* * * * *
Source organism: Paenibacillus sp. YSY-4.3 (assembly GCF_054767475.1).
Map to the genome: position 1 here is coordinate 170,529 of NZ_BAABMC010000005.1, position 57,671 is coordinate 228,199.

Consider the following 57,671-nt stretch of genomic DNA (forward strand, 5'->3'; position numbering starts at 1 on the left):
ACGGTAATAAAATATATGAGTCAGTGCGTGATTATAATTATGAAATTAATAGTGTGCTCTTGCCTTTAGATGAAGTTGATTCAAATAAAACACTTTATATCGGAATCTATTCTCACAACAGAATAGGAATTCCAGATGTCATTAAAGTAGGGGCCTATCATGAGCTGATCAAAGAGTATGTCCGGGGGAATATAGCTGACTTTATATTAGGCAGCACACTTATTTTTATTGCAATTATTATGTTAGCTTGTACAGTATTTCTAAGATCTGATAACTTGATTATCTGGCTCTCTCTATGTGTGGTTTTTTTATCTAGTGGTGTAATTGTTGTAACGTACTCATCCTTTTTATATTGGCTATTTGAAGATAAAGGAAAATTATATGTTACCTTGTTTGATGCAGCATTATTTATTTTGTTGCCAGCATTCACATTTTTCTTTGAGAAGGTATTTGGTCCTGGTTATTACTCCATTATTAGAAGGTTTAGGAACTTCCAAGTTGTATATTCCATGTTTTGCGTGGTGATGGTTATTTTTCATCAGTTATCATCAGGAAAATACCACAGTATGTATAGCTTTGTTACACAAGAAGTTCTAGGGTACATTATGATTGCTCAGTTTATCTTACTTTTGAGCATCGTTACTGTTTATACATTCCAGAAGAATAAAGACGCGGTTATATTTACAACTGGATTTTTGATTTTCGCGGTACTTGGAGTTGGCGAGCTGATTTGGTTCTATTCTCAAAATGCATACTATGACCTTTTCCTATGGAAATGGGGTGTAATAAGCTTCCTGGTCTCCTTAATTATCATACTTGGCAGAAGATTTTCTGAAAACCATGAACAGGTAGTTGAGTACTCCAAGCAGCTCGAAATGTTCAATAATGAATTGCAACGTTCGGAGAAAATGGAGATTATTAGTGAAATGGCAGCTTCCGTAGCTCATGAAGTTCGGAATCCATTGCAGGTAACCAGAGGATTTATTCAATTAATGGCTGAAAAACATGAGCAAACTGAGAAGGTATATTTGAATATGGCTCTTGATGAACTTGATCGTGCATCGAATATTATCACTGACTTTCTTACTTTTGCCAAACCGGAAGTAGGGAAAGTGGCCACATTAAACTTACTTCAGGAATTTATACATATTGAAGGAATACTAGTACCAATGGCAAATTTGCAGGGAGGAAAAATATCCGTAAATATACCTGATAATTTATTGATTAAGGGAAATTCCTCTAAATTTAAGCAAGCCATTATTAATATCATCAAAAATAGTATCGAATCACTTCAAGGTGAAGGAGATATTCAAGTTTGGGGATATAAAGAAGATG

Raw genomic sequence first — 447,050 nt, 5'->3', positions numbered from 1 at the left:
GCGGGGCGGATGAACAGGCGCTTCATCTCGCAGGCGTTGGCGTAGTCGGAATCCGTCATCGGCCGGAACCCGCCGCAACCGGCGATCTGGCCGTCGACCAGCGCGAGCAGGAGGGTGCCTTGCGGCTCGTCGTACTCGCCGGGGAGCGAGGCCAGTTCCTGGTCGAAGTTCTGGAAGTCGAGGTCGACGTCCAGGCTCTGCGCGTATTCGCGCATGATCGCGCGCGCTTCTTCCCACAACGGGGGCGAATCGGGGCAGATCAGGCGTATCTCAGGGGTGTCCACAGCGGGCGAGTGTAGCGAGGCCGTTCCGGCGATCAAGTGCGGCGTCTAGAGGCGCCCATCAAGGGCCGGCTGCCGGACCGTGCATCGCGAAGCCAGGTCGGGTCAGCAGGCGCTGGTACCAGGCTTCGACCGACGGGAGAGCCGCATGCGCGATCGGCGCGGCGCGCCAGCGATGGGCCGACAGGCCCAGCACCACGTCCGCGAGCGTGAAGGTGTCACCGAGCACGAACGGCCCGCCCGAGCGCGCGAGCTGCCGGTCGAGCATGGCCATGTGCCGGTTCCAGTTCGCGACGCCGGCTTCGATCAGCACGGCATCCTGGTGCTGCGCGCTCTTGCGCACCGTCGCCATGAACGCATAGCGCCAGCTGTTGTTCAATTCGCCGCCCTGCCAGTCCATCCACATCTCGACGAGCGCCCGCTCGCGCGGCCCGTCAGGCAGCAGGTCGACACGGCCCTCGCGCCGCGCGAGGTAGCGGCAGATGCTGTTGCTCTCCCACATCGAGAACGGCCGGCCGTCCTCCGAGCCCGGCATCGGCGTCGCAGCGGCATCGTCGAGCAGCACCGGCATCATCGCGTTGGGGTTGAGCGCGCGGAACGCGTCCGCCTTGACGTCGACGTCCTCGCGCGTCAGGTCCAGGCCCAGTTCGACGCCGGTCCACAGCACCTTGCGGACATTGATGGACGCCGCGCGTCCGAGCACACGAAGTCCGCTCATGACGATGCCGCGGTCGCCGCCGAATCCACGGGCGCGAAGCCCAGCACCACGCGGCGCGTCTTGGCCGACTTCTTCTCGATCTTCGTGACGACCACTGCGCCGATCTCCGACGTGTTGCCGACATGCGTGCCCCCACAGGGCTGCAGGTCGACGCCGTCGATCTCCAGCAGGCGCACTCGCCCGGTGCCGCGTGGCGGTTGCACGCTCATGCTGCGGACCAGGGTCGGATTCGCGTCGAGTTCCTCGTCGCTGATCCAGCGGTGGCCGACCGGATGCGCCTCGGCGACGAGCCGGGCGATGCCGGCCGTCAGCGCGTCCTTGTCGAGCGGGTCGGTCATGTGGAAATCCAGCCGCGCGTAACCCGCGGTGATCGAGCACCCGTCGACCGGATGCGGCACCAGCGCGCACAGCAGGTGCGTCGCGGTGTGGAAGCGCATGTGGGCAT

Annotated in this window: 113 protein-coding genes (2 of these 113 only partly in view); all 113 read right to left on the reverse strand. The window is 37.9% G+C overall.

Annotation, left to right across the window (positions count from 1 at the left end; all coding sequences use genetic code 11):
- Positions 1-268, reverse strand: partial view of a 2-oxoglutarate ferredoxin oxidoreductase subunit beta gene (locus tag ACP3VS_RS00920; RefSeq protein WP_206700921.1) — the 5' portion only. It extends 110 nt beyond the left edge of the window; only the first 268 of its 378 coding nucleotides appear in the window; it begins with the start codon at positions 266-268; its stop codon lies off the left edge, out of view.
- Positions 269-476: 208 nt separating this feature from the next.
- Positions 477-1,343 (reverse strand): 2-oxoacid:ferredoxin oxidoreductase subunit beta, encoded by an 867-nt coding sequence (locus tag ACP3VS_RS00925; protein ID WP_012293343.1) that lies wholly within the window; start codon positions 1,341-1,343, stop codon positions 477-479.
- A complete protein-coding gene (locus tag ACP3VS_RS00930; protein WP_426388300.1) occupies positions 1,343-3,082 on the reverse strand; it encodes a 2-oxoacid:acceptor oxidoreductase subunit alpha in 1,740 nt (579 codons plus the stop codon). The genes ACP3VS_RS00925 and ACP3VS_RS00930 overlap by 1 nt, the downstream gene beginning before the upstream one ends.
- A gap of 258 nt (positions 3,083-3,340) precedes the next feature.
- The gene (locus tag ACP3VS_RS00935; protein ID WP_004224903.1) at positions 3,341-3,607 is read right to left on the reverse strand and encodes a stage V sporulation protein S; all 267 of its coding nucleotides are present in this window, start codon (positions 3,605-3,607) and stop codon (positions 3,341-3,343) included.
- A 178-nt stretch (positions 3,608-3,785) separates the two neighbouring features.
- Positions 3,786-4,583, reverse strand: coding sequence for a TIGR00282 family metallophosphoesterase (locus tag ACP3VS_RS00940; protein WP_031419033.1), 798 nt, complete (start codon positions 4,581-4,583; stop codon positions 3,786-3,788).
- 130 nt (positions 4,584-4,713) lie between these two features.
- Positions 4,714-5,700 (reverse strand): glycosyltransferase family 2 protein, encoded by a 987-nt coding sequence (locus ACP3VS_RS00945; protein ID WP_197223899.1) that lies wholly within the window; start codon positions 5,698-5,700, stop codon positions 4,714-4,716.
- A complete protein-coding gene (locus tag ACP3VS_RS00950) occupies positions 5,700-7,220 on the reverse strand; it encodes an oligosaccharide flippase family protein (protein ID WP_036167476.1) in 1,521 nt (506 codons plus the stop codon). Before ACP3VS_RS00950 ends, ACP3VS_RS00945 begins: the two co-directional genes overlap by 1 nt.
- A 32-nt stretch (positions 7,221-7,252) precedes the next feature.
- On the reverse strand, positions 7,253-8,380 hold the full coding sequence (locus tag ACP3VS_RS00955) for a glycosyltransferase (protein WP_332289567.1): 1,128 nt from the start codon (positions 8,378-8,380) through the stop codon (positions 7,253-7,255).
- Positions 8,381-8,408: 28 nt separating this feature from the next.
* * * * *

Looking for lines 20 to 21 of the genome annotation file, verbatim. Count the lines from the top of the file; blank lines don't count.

- A 32-nt stretch (positions 7,221-7,252) precedes the next feature.
- On the reverse strand, positions 7,253-8,380 hold the full coding sequence (locus tag ACP3VS_RS00955) for a glycosyltransferase (protein WP_332289567.1): 1,128 nt from the start codon (positions 8,378-8,380) through the stop codon (positions 7,253-7,255).